Hoff Crab (Kiwa tyleri) – Habitat, Anatomy, Diet And Other Facts

The Hoff Crab, also known as Kiwa tyleri, is a mysterious creature first discovered in 2010. It lives in the deep-sea hydrothermal vents of the South Pacific Ocean. It can grow quite large, up to 15 cm in body length, and weigh between 2-5 pounds. Its unique appearance and behavior have made it a fascinating subject for marine biologists and ocean lovers.

What sets it apart is its hairy pincers, which look like the famous Hoff character from the TV show “Baywatch,” hence its common name. These pincers help it capture prey and defend against predators in the extreme environment of the hydrothermal vent. 

Scientists have found that this crab split from its hairier-clawed Kiwa cousins over 26 million years ago. They then spread to different oceans to find suitable environments. 

If you want to learn more about the Hoff Crab’s taxonomy, distribution, feeding habits, and importance in marine biology, read on! There are some exciting facts to discover.

Hoff Crab

About Hoff Crab – A Quick Biology

Let’s take a quick glance at this fascinating species of hydrothermal vents.

Parameters Details
Scientific name Kiwa tyleri
Subphylum  Crustacea
SpeciesK. tyleri
Color Pale white, grey, and yellow
GeographySouth Pacific Ocean
Weight2 – 5 pounds
Length15 cm (6 inches)
Lifespan10 – 20 years

Taxonomy and Classification of Hoff Crab

The Hoff Crab is a member of the family Kiwaidae, a group of deep-sea crabs found exclusively at hydrothermal vents. A team of scientists from the British Antarctic Survey discovered it first in 2010 while exploring the East Scotia Ridge.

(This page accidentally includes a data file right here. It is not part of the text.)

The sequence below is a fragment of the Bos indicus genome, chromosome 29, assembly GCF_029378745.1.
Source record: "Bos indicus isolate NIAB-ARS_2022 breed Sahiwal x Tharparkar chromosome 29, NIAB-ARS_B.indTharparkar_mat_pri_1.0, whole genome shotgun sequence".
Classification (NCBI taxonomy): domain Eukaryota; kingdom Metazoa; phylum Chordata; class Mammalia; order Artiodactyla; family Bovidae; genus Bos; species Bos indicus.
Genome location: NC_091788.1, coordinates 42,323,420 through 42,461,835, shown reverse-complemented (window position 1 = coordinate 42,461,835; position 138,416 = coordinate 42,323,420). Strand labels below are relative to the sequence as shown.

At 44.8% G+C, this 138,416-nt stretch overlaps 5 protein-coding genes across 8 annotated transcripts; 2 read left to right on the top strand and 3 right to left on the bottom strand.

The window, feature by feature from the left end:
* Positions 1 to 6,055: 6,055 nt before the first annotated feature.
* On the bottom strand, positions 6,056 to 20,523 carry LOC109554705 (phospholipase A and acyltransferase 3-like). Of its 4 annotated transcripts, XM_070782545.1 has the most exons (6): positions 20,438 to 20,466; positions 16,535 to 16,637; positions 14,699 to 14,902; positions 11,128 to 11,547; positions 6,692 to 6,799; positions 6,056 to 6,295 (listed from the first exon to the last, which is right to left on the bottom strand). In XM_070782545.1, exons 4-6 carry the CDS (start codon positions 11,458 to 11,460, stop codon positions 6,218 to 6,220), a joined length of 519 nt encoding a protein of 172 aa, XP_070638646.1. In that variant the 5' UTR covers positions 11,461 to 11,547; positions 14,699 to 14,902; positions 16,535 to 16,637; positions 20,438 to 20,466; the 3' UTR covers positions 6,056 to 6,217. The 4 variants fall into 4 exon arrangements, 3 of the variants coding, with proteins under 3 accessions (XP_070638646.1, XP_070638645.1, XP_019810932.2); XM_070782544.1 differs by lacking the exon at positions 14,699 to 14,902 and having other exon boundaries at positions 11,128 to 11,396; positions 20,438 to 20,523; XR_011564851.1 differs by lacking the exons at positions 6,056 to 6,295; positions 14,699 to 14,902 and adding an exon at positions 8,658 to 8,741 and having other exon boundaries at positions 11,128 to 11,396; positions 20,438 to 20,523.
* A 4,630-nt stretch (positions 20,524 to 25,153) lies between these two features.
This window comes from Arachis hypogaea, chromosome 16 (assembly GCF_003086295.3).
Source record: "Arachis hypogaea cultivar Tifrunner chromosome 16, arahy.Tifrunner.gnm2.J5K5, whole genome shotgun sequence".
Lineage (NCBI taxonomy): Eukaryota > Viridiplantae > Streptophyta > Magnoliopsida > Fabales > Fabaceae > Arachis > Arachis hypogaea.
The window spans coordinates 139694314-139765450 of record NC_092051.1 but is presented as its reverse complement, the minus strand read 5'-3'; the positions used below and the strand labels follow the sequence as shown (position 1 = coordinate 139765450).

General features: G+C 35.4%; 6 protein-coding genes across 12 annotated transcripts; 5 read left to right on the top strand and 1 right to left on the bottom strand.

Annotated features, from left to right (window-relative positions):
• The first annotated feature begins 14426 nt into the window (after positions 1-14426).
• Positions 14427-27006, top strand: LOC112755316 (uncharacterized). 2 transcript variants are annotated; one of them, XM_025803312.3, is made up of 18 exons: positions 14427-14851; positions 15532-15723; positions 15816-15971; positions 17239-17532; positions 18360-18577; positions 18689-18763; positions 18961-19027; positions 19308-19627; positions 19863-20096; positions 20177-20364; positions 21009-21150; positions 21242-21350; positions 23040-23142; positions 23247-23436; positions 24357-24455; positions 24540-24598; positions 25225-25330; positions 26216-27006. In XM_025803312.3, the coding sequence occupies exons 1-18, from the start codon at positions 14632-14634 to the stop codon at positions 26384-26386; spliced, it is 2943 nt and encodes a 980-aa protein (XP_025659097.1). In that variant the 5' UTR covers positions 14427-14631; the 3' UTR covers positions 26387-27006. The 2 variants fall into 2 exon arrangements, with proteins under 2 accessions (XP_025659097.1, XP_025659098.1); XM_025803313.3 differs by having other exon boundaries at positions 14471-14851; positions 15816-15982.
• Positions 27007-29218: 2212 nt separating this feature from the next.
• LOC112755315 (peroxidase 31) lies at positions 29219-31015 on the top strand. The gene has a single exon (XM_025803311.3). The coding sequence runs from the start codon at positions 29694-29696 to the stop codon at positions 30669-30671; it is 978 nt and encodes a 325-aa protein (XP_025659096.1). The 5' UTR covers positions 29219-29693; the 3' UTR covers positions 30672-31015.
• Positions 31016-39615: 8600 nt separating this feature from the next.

The Hoff crab is not classified as a “true crab,” but belongs to a closely related group called squat lobsters. This group also includes hermit crabs. It belongs to the order Decapoda and class Malacostraca. 

Did you know? The species was given its scientific name after Professor Paul Tyler. He’s a renowned deep-sea biologist who has significantly contributed to our understanding of the ecology of hydrothermal vents.

Geographical Distribution and Habitat – Where Do Hoff Crabs Live? 

The Hoff Crab is a deep-sea creature that lives in a harsh environment with high pressure, low temperature, and complete darkness, as reported in a PLOS ONE publication.

Even though it’s a harsh environment, hydrothermal vents are a home for many species that have learned to adapt to these challenging conditions. The Hoff Crab is found exclusively in the Southern Ocean, specifically in the East Scotia Ridge, at depths of up to 8,500 feet.

Anatomy and Physical Characteristics – What Does Hoff Crab Look Like?

Hairy Body

Hoff crabs have compact, oval-shaped bodies covered in long, hair-like setae, which gives them a fuzzy appearance. Their pincers are wrapped in these setae as well. The hairs on their pincers allow them to collect bacteria from the water and feed on it.

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In terms of size, Hoff crabs can grow up to 15 cm in length, with an average weight of 2-5 pounds, although they are typically smaller.